Have you ever wondered why Jesus asks so many questions throughout the gospels? He knows how important it is to listen and uses questions to draw people into relationship. He knows people feel loved when they feel heard.
When Jesus tells us to love one another, he doesn’t mean we should show love in only one way. He wants us to love with our words, our actions, and our silence—our listening.
This is not easy. In fact, it’s quite challenging. It requires effort to listen to one another and we have to start by creating new environments, new opportunities, and new metaphors—or, perhaps, returning to old metaphors. But the result of becoming people who listen well, a Church that listens well, is worth the effort. It’s attractive to be around people who listen and appealing to be in an environment where you are welcomed into a sense of genuine belonging.
What does this look like in practice? What does it mean to listen, and how can listening transform our communities?
Think about the last time you had dinner around a table with other people. No matter who you were with, or what was discussed, how did the conversation flow? Did it bounce from one person to another with you listening at times and then others listening to you? A table naturally creates an environment for conversation. No matter what culture you are in, meals are a place for honesty and sharing; a time when people let down their guard and become friends.
A table doesn’t leave anyone out. There’s no back row where people can hide. Everyone is welcomed and invited into discussion. Tables make space for the questions, hurts, and hostilities of those on the margins to be heard and recognized. We can’t heal what we don’t know, and we can’t know what we don’t hear. Tables bring what is hidden into the light, letting everyone have a place to be heard.
Healing and wholeness start with a table that’s big enough for all.
The early church seemed to understand this. The book of Acts tells us many times that the disciples “broke bread” together regularly—even daily. They shared meals. They sat at a table across from one another where they could look each other in the eye. They listened to one another.
They knew that listening happens best in circles, not rows.
This is not to say that we need to entirely throw out the structure of our churches. The image of gathering around a table may be literal, but it may more often be a metaphoric picture of our posture toward one another. No matter what, if we want to embrace the future, if we want to be a Church that listens well, we must create spaces for as much dialogue as declaration.
Paul compares the Church to a body made up of many parts. Each part of the body has its own gift, its own place, and purpose. We talk about this metaphor often in our churches, without truly letting it sink into the bones of our communal life together.
We’ve been conditioned to think that God speaks only through mics and pulpits. We’ve glorified the gifts of teacher and pastor over all the others. We’ve been trained to listen to one person above others. This is dangerous ground and we’ve seen the ramifications of it play out publicly over the last few decades.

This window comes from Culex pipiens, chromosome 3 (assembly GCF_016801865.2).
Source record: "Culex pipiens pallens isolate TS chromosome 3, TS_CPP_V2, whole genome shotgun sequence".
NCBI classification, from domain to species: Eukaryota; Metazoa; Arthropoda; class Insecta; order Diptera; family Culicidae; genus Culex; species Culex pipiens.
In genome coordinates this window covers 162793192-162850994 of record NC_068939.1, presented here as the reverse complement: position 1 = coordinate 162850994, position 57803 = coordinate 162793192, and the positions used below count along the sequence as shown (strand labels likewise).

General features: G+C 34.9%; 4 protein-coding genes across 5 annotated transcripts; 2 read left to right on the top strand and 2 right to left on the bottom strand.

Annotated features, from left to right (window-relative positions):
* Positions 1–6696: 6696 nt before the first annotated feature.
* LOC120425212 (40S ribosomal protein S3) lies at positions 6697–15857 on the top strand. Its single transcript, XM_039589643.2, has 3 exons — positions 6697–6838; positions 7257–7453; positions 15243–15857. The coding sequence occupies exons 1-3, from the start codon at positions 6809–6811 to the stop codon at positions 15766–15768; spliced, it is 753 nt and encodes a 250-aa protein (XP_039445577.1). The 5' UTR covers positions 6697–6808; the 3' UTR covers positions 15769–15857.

When we assume that one gift is greater than others, rather than believing that all are filled with God’s Spirit for God’s purpose here on earth, we miss out on what God might want to do through the least of these in our midst. When we don’t listen to each other, we miss out on even knowing the gifts of the people within our community.
But it doesn’t have to be that way.
What happens when we start to truly believe in the value and gifting of each and every member of the body? The Spirit of God moves among us, free and unlimited. What happens when we start to listen to one another and look for the Spirit at work in every person within our congregation? People are freed up to be who God made them to be and use their unique gifts to spread the good news of Jesus, for the Glory of God.
Picture for a moment a church that believes we are the body of Christ and listens to each member of that body as equally valuable, gifted, and beloved. Picture a church where there are more environments for dialogue than declaration. Where people gather in circles, around tables, to listen to one another. Where people feel welcomed because they feel heard. That is a place of belonging. A place where needs are met because they are heard and known. That is a place that’s attractive, isn’t it?
One person cannot meet the needs of everyone. But a body of believers, actively listening to one another and to God’s Spirit, can change the world.
It’s happened before. And we believe it can happen again. It all starts with listening.
Alpha can equip your church, small group, or your friendship circle to create a space for honest conversations and listening without judgment. Learn more about how to run an Alpha, attend a Run Alpha training, and then register your course to access rich (free) resources to support your weekly sessions.